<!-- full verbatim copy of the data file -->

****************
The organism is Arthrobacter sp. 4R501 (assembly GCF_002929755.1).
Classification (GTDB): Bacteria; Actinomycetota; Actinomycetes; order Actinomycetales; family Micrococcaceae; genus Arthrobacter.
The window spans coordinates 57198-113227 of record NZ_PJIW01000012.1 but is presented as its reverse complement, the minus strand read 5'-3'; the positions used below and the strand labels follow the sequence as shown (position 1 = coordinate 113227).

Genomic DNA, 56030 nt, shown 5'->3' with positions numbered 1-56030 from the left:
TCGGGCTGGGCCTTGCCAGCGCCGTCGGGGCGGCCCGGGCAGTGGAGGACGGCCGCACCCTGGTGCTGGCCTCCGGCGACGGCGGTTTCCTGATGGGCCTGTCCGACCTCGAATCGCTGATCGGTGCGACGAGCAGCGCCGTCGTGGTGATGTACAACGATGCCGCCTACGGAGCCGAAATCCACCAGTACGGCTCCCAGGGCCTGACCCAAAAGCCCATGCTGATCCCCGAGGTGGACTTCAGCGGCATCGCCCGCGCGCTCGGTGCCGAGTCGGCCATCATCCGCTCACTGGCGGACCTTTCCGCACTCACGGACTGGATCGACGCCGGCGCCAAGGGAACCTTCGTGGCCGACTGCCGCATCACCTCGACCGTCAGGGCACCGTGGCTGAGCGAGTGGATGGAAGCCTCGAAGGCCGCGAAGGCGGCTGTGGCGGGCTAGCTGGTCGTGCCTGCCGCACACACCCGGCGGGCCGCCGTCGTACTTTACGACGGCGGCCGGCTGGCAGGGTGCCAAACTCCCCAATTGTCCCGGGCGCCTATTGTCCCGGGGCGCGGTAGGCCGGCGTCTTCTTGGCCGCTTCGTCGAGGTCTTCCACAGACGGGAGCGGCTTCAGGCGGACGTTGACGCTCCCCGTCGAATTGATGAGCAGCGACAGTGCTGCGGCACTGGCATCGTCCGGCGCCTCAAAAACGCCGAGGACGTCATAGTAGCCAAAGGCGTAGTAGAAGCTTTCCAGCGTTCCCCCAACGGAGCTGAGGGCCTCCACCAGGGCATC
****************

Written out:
The organism is Arthrobacter sp. 4R501 (assembly GCF_002929755.1).
Classification (GTDB): Bacteria; Actinomycetota; Actinomycetes; order Actinomycetales; family Micrococcaceae; genus Arthrobacter.
The window spans coordinates 57198-113227 of record NZ_PJIW01000012.1 but is presented as its reverse complement, the minus strand read 5'-3'; the positions used below and the strand labels follow the sequence as shown (position 1 = coordinate 113227).

Genomic DNA, 56030 nt, shown 5'->3' with positions numbered 1-56030 from the left:
TCGGGCTGGGCCTTGCCAGCGCCGTCGGGGCGGCCCGGGCAGTGGAGGACGGCCGCACCCTGGTGCTGGCCTCCGGCGACGGCGGTTTCCTGATGGGCCTGTCCGACCTCGAATCGCTGATCGGTGCGACGAGCAGCGCCGTCGTGGTGATGTACAACGATGCCGCCTACGGAGCCGAAATCCACCAGTACGGCTCCCAGGGCCTGACCCAAAAGCCCATGCTGATCCCCGAGGTGGACTTCAGCGGCATCGCCCGCGCGCTCGGTGCCGAGTCGGCCATCATCCGCTCACTGGCGGACCTTTCCGCACTCACGGACTGGATCGACGCCGGCGCCAAGGGAACCTTCGTGGCCGACTGCCGCATCACCTCGACCGTCAGGGCACCGTGGCTGAGCGAGTGGATGGAAGCCTCGAAGGCCGCGAAGGCGGCTGTGGCGGGCTAGCTGGTCGTGCCTGCCGCACACACCCGGCGGGCCGCCGTCGTACTTTACGACGGCGGCCGGCTGGCAGGGTGCCAAACTCCCCAATTGTCCCGGGCGCCTATTGTCCCGGGGCGCGGTAGGCCGGCGTCTTCTTGGCCGCTTCGTCGAGGTCTTCCACAGACGGGAGCGGCTTCAGGCGGACGTTGACGCTCCCCGTCGAATTGATGAGCAGCGACAGTGCTGCGGCACTGGCATCGTCCGGCGCCTCAAAAACGCCGAGGACGTCATAGTAGCCAAAGGCGTAGTAGAAGCTTTCCAGCGTTCCCCCAACGGAGCTGAGGGCCTCCACCAGGGCATC